The Tennessee Civil War National Heritage Area tells the whole story of America's greatest challenge, 1860-1875: the powerful stories of vicious warfare, the demands of the homefront and occupation, the freedom of emancipation, and the enduring legacies of Reconstruction.
We provide leadership and support to organizations across Tennessee, creating opportunities for education, interpretation, preservation, and economic development.
Leveraging federal, state, local and private funding, we empower communities and individuals to serve as good stewards of their historic places and stories. Professional Services and Outreach helps property owners and organizations develop heritage programs and projects. Through Collaborative Partnerships, organizations, local governments, and non-profits can apply for 50/50 matching funds for projects including interpretive tours, exhibits, educational materials, and preservation planning. For a copy of the application and instructions, click here.
Civil War Sesquicentennial
The Heritage Area serves on the Tennessee Civil War Sesquicentennial Commission, which plans events, educational opportunities, and heritage tourism opportunities for the 150th anniversary of the American Civil War. For more information on how to participate as well as the next signature event in Franklin in November 2014, visit www.tncivilwar150.com. To read Dr. Van West's remarks from the first signature event, click here.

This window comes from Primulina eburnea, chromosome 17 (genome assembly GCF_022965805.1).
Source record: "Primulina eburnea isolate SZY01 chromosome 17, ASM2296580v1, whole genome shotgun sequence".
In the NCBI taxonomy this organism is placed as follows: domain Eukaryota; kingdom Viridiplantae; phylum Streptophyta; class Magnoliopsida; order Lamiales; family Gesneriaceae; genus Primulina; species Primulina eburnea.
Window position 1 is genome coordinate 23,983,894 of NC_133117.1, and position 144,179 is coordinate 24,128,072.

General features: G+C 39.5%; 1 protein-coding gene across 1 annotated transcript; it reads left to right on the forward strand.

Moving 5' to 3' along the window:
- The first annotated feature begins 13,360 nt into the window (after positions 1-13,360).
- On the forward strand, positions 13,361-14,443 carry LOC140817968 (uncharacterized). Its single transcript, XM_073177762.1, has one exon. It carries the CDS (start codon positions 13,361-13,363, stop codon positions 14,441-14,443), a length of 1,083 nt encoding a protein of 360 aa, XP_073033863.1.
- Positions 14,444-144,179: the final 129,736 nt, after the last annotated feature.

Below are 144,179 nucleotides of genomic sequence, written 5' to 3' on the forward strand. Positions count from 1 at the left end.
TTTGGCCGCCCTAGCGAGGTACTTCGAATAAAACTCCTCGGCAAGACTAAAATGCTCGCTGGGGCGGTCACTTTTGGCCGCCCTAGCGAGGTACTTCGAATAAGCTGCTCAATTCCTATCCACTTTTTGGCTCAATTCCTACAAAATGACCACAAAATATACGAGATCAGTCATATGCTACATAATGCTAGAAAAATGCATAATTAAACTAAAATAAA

Tennessee Civil War Trails
The Heritage Area partners with the Tennessee Departments of Tourist Development and Transportation to implement the statewide Tennessee Civil War Trails marker and signage program. To follow the Trail, visit
Tennessee Civil War 150 Series
Nashville Public Television and the Renaissance Center have created a number of documentaries that explore life in Tennessee during the Civil War. These award winning documentaries focus on a number of topics, including music, religion, the role of women, the experiences of African-Americans, and railways. To watch these documentaries, visit http://www.nptinternal.org/productions/civilwar/home/.
National Heritage Area designation was conceived by community and National Park Service leaders looking for a new approach to conserve and develop the historic Illinois and Michigan. The National Heritage Areas approach was ground-breaking. Continued interest in the NHA approach is a testament to the benefits of community-driven, landscape-scale preservation, conservation, and development.
According to an NPS/ANHA 2013 economic impact report, the 49 NHAs contribute $12.9 Billion to the U.S. Economy annually, primarily through increased visitation and tourism. Funds are used to carry out diverse preservation, conservation, recreation and education projects.
Join the national celebration on the NPS Heritage & Historic Preservation Facebook and Twitter sites - www.facebook.com/HHPreservItNPS and https://twitter.com/HHPreservItNPS. For more information on National Heritage Areas, including an interactive map and economic impact data, visit http://www.nps.gov/heritageareas/.